Mentions: In order to determine if the depolarization reached in the spine during synaptic activity shapes synaptic signals, we examined if the opening of AMPARs, which provide the bulk of current influx that produces the EPSP, secondarily alters the magnitude or kinetics of Ca current into the spine (iCa) (Figure 3). Previous studies have reported variable effects of blocking AMPARs on the peak of synaptically evoked Ca transients [9],[24],[25]. However, in fluorescence imaging of Ca transients, the time course of iCa is obscured by the presence of the exogenous Ca indicator, which slows the clearance of Ca from the spine. In the absence of exogenous buffer, the low (∼25) endogenous Ca buffer capacity of the apical spines of CA1 pyramidal neurons allows spine head Ca to closely follow the kinetics of opening of Ca sources [26]. To determine the time course of iCa, we corrected for the kinetics of Ca handling by performing a deconvolution with the impulse response of Ca handling of the spine (see methods) [26],[27]. The impulse response was estimated from the decay of the synaptically evoked fluorescence transient measured in the presence of NMDAR antagonists, which is generated by Ca influx that is impulse-like relative to the decay kinetics of Δ[Ca]spine. Blockade of NMDARs with CPP/MK801 had no significant effect on uEPSP amplitudes (1.04±0.19 mV, n = 18, and 1.23±0.23 mV, n = 17, control and CPP/MK801, respectively) but reduced the early phase (20–50 ms post-uncaging) of Δ[Ca]spine ∼60% (early ΔG/Gsat: 9.48%±1.12% and 4.09%±0.62% in control and CPP/MK801; p<0.05) while nearly eliminating the later portion (50–120 ms post-uncaging) (late ΔG/Gsat: 8.48%±1.3% and 0.90%±0.16%; p<0.05) (Figure 3A). These results confirm the dominant role of Ca influx through NMDARs in generating synaptically evoked Ca transients and, in particular, in mediating the prolonged phases of synaptic Ca influx. The remaining spine Ca transient was well described by a single exponential decay with a time constant of ∼42 ms, which was used as the Ca impulse response in deconvolution analysis below.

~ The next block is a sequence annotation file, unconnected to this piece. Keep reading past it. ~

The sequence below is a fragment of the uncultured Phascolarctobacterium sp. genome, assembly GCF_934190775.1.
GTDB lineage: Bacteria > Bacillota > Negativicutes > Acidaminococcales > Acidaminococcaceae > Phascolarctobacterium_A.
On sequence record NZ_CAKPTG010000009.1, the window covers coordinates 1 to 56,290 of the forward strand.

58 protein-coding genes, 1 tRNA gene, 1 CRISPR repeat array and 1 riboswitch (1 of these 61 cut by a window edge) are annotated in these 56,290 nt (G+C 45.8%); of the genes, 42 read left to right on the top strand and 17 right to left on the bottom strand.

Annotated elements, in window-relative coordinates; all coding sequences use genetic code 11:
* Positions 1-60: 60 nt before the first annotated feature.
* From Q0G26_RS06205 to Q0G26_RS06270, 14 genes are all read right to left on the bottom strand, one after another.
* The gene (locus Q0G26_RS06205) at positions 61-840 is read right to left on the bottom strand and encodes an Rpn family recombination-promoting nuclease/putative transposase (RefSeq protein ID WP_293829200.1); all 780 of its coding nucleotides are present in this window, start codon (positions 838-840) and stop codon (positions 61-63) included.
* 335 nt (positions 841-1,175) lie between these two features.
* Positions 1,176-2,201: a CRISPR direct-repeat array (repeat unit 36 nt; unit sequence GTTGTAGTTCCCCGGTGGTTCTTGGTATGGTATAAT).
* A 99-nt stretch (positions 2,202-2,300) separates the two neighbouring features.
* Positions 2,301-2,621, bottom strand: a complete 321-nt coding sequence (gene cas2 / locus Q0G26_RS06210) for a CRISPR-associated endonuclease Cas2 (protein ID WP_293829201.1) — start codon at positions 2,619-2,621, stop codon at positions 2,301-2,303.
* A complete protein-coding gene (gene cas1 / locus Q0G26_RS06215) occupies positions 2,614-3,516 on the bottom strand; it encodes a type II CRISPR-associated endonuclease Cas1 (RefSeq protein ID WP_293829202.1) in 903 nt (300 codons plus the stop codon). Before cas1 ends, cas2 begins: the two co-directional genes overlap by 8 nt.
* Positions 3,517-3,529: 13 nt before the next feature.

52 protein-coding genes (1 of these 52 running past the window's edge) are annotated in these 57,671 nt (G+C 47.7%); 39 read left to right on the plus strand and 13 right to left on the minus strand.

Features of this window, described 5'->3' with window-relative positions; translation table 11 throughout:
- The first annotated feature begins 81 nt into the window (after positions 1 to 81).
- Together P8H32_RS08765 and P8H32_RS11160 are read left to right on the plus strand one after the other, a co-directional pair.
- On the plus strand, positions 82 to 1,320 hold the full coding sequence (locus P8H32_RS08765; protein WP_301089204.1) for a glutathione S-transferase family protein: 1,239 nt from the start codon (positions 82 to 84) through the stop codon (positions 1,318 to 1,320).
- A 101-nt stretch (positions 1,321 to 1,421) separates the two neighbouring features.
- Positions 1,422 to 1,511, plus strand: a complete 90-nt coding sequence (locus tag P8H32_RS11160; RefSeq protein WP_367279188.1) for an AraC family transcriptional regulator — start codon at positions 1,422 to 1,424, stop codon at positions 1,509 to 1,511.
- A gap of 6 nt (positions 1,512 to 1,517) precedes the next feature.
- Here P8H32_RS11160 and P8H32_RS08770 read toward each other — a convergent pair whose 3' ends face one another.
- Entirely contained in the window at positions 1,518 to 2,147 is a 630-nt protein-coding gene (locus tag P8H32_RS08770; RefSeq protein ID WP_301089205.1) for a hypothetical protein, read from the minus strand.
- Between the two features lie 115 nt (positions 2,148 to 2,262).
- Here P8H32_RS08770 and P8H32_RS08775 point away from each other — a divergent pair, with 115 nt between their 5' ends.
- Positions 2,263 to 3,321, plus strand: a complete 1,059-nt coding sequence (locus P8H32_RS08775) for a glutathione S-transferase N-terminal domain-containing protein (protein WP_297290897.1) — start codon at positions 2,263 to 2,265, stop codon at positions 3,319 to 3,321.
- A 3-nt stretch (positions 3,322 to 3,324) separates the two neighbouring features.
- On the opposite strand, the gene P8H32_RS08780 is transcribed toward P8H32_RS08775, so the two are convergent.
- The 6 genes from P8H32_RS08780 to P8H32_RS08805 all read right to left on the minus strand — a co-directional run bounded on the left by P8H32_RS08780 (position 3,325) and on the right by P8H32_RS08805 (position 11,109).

Biphasic synaptic Ca influx arising from compartmentalized electrical signals in dendritic spines.

Bloodgood BL, Giessel AJ, Sabatini BL - PLoS Biol. (2009)

Synaptic AMPAR activation determines the early but not late phase of Ca entry into the spine.(A) uEPSPs (left) and Δ[Ca]spine (right) evoked in control conditions (black) or in the presence of the NMDAR antagonists CPP and MK801 (red). (B) uEPSP evoked Δ[Ca]spine measured in the presence of NMDAR antagonists (as in Panel A). Δ[Ca]spine is fit by a single exponential with τ = 42 ms (black dashed line), which is used as the deconvolution kernel throughout. (C) uEPSPs (left), Δ[Ca]spine (middle), and iCa (right) in control conditions (black) and in the presence of the AMPAR antagonist NBQX (red). (D) uEPSPs (left), Δ[Ca]spine (middle), and iCa (right) in control conditions (black) and in the presence of 5.0 µM CTZ to accentuate AMPAR opening (red). (E) uEPSPs (left), Δ[Ca]spine (middle), and iCa (right) in control conditions (black) and in the presence of the SK channel antagonist apamin (red). (F and G) The amplitude of the peak (F) and prolonged phase of iCa (G) plotted as a function of uEPSP amplitude for control conditions, AMPAR blockade (NBQX), AMPAR enhancement (low CTZ and CTZ), and SK channel blockade (apamin).